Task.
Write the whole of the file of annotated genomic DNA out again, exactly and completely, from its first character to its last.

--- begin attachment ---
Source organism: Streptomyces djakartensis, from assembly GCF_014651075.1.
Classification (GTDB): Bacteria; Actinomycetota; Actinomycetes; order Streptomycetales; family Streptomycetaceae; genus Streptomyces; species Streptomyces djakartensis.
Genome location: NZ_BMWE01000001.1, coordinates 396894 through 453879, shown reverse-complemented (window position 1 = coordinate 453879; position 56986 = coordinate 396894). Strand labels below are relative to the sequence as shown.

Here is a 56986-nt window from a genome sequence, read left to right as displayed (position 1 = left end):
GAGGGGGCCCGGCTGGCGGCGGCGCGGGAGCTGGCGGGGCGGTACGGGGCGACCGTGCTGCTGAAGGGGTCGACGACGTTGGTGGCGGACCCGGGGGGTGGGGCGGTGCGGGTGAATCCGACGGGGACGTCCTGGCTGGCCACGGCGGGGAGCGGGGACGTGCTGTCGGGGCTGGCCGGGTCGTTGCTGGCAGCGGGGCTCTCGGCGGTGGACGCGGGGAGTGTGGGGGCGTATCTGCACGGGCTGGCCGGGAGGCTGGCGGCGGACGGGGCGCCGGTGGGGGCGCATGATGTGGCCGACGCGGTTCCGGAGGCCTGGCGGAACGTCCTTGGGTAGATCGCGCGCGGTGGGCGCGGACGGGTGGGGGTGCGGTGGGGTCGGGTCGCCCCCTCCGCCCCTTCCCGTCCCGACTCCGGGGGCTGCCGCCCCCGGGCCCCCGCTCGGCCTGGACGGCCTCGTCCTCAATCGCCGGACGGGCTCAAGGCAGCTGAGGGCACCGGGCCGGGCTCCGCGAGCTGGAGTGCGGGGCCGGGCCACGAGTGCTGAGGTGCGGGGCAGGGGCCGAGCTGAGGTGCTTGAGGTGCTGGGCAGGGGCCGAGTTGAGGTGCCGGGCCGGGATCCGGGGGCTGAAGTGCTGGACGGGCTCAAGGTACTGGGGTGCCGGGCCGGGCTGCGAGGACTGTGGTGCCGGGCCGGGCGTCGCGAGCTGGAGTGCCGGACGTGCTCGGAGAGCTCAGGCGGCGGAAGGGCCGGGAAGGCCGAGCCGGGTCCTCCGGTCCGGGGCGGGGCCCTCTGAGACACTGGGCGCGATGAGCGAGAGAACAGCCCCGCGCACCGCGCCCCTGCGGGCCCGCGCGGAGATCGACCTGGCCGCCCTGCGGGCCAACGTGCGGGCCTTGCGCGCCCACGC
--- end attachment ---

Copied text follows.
Source organism: Streptomyces djakartensis, from assembly GCF_014651075.1.
Classification (GTDB): Bacteria; Actinomycetota; Actinomycetes; order Streptomycetales; family Streptomycetaceae; genus Streptomyces; species Streptomyces djakartensis.
Genome location: NZ_BMWE01000001.1, coordinates 396894 through 453879, shown reverse-complemented (window position 1 = coordinate 453879; position 56986 = coordinate 396894). Strand labels below are relative to the sequence as shown.

Here is a 56986-nt window from a genome sequence, read left to right as displayed (position 1 = left end):
GAGGGGGCCCGGCTGGCGGCGGCGCGGGAGCTGGCGGGGCGGTACGGGGCGACCGTGCTGCTGAAGGGGTCGACGACGTTGGTGGCGGACCCGGGGGGTGGGGCGGTGCGGGTGAATCCGACGGGGACGTCCTGGCTGGCCACGGCGGGGAGCGGGGACGTGCTGTCGGGGCTGGCCGGGTCGTTGCTGGCAGCGGGGCTCTCGGCGGTGGACGCGGGGAGTGTGGGGGCGTATCTGCACGGGCTGGCCGGGAGGCTGGCGGCGGACGGGGCGCCGGTGGGGGCGCATGATGTGGCCGACGCGGTTCCGGAGGCCTGGCGGAACGTCCTTGGGTAGATCGCGCGCGGTGGGCGCGGACGGGTGGGGGTGCGGTGGGGTCGGGTCGCCCCCTCCGCCCCTTCCCGTCCCGACTCCGGGGGCTGCCGCCCCCGGGCCCCCGCTCGGCCTGGACGGCCTCGTCCTCAATCGCCGGACGGGCTCAAGGCAGCTGAGGGCACCGGGCCGGGCTCCGCGAGCTGGAGTGCGGGGCCGGGCCACGAGTGCTGAGGTGCGGGGCAGGGGCCGAGCTGAGGTGCTTGAGGTGCTGGGCAGGGGCCGAGTTGAGGTGCCGGGCCGGGATCCGGGGGCTGAAGTGCTGGACGGGCTCAAGGTACTGGGGTGCCGGGCCGGGCTGCGAGGACTGTGGTGCCGGGCCGGGCGTCGCGAGCTGGAGTGCCGGACGTGCTCGGAGAGCTCAGGCGGCGGAAGGGCCGGGAAGGCCGAGCCGGGTCCTCCGGTCCGGGGCGGGGCCCTCTGAGACACTGGGCGCGATGAGCGAGAGAACAGCCCCGCGCACCGCGCCCCTGCGGGCCCGCGCGGAGATCGACCTGGCCGCCCTGCGGGCCAACGTGCGGGCCTTGCGCGCCCACGC